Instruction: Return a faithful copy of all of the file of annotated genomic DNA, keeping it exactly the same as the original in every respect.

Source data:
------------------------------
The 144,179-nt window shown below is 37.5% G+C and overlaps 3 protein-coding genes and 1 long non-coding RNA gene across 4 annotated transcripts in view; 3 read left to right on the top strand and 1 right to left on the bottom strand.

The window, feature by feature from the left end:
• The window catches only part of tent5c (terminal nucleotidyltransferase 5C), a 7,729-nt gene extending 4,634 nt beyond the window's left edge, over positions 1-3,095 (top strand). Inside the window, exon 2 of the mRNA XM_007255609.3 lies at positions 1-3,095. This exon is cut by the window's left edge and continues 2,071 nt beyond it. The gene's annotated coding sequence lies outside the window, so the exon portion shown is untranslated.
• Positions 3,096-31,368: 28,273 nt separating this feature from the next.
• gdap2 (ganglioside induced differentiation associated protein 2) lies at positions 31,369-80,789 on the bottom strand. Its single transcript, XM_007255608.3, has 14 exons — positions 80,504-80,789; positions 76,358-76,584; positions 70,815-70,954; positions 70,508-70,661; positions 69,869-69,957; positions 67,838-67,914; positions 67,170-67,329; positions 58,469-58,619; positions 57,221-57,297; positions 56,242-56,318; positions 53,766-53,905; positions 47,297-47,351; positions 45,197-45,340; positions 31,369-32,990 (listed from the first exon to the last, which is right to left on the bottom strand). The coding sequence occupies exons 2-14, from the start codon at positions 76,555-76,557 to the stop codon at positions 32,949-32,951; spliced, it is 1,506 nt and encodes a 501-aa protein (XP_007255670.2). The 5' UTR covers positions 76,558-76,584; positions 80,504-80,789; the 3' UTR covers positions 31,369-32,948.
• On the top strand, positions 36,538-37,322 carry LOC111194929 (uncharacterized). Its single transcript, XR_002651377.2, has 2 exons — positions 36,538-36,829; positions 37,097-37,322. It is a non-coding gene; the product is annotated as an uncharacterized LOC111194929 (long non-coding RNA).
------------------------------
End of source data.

The 144,179-nt window shown below is 37.5% G+C and overlaps 3 protein-coding genes and 1 long non-coding RNA gene across 4 annotated transcripts in view; 3 read left to right on the top strand and 1 right to left on the bottom strand.

The window, feature by feature from the left end:
• The window catches only part of tent5c (terminal nucleotidyltransferase 5C), a 7,729-nt gene extending 4,634 nt beyond the window's left edge, over positions 1-3,095 (top strand). Inside the window, exon 2 of the mRNA XM_007255609.3 lies at positions 1-3,095. This exon is cut by the window's left edge and continues 2,071 nt beyond it. The gene's annotated coding sequence lies outside the window, so the exon portion shown is untranslated.
• Positions 3,096-31,368: 28,273 nt separating this feature from the next.
• gdap2 (ganglioside induced differentiation associated protein 2) lies at positions 31,369-80,789 on the bottom strand. Its single transcript, XM_007255608.3, has 14 exons — positions 80,504-80,789; positions 76,358-76,584; positions 70,815-70,954; positions 70,508-70,661; positions 69,869-69,957; positions 67,838-67,914; positions 67,170-67,329; positions 58,469-58,619; positions 57,221-57,297; positions 56,242-56,318; positions 53,766-53,905; positions 47,297-47,351; positions 45,197-45,340; positions 31,369-32,990 (listed from the first exon to the last, which is right to left on the bottom strand). The coding sequence occupies exons 2-14, from the start codon at positions 76,555-76,557 to the stop codon at positions 32,949-32,951; spliced, it is 1,506 nt and encodes a 501-aa protein (XP_007255670.2). The 5' UTR covers positions 76,558-76,584; positions 80,504-80,789; the 3' UTR covers positions 31,369-32,948.
• On the top strand, positions 36,538-37,322 carry LOC111194929 (uncharacterized). Its single transcript, XR_002651377.2, has 2 exons — positions 36,538-36,829; positions 37,097-37,322. It is a non-coding gene; the product is annotated as an uncharacterized LOC111194929 (long non-coding RNA).